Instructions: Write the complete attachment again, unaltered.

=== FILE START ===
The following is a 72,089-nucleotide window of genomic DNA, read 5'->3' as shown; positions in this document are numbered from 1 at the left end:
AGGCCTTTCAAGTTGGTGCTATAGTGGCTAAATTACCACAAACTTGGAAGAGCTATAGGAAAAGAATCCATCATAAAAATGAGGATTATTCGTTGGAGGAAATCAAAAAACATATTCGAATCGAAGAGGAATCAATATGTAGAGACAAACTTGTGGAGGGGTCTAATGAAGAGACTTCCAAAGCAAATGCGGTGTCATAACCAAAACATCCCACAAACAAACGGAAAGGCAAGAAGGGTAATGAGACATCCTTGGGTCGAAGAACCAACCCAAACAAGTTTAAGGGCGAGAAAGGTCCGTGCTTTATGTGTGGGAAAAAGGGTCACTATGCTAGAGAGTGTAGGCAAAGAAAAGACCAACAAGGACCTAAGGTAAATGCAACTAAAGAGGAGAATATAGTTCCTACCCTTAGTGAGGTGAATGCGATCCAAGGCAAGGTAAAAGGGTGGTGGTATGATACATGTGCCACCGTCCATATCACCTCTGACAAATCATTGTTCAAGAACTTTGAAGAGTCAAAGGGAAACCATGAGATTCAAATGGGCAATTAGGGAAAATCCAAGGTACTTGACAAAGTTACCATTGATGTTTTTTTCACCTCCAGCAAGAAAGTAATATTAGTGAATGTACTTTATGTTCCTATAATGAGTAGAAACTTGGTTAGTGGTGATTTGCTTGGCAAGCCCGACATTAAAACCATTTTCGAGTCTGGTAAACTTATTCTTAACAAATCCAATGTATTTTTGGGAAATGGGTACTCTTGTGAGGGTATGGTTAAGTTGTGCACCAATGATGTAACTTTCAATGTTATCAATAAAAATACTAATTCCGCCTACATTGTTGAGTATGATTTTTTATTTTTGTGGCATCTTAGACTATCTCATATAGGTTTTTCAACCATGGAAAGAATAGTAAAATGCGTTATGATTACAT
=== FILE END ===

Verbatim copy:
The following is a 72,089-nucleotide window of genomic DNA, read 5'->3' as shown; positions in this document are numbered from 1 at the left end:
AGGCCTTTCAAGTTGGTGCTATAGTGGCTAAATTACCACAAACTTGGAAGAGCTATAGGAAAAGAATCCATCATAAAAATGAGGATTATTCGTTGGAGGAAATCAAAAAACATATTCGAATCGAAGAGGAATCAATATGTAGAGACAAACTTGTGGAGGGGTCTAATGAAGAGACTTCCAAAGCAAATGCGGTGTCATAACCAAAACATCCCACAAACAAACGGAAAGGCAAGAAGGGTAATGAGACATCCTTGGGTCGAAGAACCAACCCAAACAAGTTTAAGGGCGAGAAAGGTCCGTGCTTTATGTGTGGGAAAAAGGGTCACTATGCTAGAGAGTGTAGGCAAAGAAAAGACCAACAAGGACCTAAGGTAAATGCAACTAAAGAGGAGAATATAGTTCCTACCCTTAGTGAGGTGAATGCGATCCAAGGCAAGGTAAAAGGGTGGTGGTATGATACATGTGCCACCGTCCATATCACCTCTGACAAATCATTGTTCAAGAACTTTGAAGAGTCAAAGGGAAACCATGAGATTCAAATGGGCAATTAGGGAAAATCCAAGGTACTTGACAAAGTTACCATTGATGTTTTTTTCACCTCCAGCAAGAAAGTAATATTAGTGAATGTACTTTATGTTCCTATAATGAGTAGAAACTTGGTTAGTGGTGATTTGCTTGGCAAGCCCGACATTAAAACCATTTTCGAGTCTGGTAAACTTATTCTTAACAAATCCAATGTATTTTTGGGAAATGGGTACTCTTGTGAGGGTATGGTTAAGTTGTGCACCAATGATGTAACTTTCAATGTTATCAATAAAAATACTAATTCCGCCTACATTGTTGAGTATGATTTTTTATTTTTGTGGCATCTTAGACTATCTCATATAGGTTTTTCAACCATGGAAAGAATAGTAAAATGCGTTATGATTACAT